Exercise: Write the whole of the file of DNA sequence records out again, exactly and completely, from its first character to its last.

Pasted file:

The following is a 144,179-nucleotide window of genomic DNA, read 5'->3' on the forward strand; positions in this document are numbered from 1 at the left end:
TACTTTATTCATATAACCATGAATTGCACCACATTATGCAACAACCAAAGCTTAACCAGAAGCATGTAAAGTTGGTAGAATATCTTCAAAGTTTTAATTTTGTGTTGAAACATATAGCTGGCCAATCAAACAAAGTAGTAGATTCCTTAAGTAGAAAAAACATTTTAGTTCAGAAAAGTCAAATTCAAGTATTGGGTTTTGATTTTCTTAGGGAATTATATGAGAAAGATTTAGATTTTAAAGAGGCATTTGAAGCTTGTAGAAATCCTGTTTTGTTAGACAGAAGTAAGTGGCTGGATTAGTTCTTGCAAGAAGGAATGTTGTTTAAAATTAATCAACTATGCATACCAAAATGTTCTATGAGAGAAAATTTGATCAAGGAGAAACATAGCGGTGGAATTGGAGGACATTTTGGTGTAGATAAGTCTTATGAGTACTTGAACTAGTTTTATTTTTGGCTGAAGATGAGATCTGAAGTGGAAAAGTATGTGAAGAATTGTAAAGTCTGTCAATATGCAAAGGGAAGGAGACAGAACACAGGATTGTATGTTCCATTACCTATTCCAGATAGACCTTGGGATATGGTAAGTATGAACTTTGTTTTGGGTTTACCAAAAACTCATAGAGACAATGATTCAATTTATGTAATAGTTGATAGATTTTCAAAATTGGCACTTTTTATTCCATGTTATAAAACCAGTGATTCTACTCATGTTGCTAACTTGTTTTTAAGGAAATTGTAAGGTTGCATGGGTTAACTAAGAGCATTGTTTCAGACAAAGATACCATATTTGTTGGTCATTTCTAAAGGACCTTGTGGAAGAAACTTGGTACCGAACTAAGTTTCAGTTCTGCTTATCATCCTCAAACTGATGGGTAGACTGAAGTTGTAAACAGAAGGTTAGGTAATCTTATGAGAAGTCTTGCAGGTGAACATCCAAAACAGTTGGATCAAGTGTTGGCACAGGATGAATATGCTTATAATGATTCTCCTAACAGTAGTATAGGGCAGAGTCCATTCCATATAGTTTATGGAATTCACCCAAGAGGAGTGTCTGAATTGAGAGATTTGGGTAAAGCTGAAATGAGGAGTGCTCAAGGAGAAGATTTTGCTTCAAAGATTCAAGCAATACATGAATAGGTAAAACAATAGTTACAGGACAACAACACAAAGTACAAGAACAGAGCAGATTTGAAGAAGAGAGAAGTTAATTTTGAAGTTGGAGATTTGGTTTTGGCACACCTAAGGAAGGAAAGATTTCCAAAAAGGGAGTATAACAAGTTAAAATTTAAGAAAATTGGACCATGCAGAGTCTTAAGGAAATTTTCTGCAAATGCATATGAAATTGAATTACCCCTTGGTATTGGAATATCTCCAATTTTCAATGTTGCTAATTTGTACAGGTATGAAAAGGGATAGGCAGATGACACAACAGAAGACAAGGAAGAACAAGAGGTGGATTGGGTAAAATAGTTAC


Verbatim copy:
The following is a 144,179-nucleotide window of genomic DNA, read 5'->3' on the forward strand; positions in this document are numbered from 1 at the left end:
TACTTTATTCATATAACCATGAATTGCACCACATTATGCAACAACCAAAGCTTAACCAGAAGCATGTAAAGTTGGTAGAATATCTTCAAAGTTTTAATTTTGTGTTGAAACATATAGCTGGCCAATCAAACAAAGTAGTAGATTCCTTAAGTAGAAAAAACATTTTAGTTCAGAAAAGTCAAATTCAAGTATTGGGTTTTGATTTTCTTAGGGAATTATATGAGAAAGATTTAGATTTTAAAGAGGCATTTGAAGCTTGTAGAAATCCTGTTTTGTTAGACAGAAGTAAGTGGCTGGATTAGTTCTTGCAAGAAGGAATGTTGTTTAAAATTAATCAACTATGCATACCAAAATGTTCTATGAGAGAAAATTTGATCAAGGAGAAACATAGCGGTGGAATTGGAGGACATTTTGGTGTAGATAAGTCTTATGAGTACTTGAACTAGTTTTATTTTTGGCTGAAGATGAGATCTGAAGTGGAAAAGTATGTGAAGAATTGTAAAGTCTGTCAATATGCAAAGGGAAGGAGACAGAACACAGGATTGTATGTTCCATTACCTATTCCAGATAGACCTTGGGATATGGTAAGTATGAACTTTGTTTTGGGTTTACCAAAAACTCATAGAGACAATGATTCAATTTATGTAATAGTTGATAGATTTTCAAAATTGGCACTTTTTATTCCATGTTATAAAACCAGTGATTCTACTCATGTTGCTAACTTGTTTTTAAGGAAATTGTAAGGTTGCATGGGTTAACTAAGAGCATTGTTTCAGACAAAGATACCATATTTGTTGGTCATTTCTAAAGGACCTTGTGGAAGAAACTTGGTACCGAACTAAGTTTCAGTTCTGCTTATCATCCTCAAACTGATGGGTAGACTGAAGTTGTAAACAGAAGGTTAGGTAATCTTATGAGAAGTCTTGCAGGTGAACATCCAAAACAGTTGGATCAAGTGTTGGCACAGGATGAATATGCTTATAATGATTCTCCTAACAGTAGTATAGGGCAGAGTCCATTCCATATAGTTTATGGAATTCACCCAAGAGGAGTGTCTGAATTGAGAGATTTGGGTAAAGCTGAAATGAGGAGTGCTCAAGGAGAAGATTTTGCTTCAAAGATTCAAGCAATACATGAATAGGTAAAACAATAGTTACAGGACAACAACACAAAGTACAAGAACAGAGCAGATTTGAAGAAGAGAGAAGTTAATTTTGAAGTTGGAGATTTGGTTTTGGCACACCTAAGGAAGGAAAGATTTCCAAAAAGGGAGTATAACAAGTTAAAATTTAAGAAAATTGGACCATGCAGAGTCTTAAGGAAATTTTCTGCAAATGCATATGAAATTGAATTACCCCTTGGTATTGGAATATCTCCAATTTTCAATGTTGCTAATTTGTACAGGTATGAAAAGGGATAGGCAGATGACACAACAGAAGACAAGGAAGAACAAGAGGTGGATTGGGTAAAATAGTTAC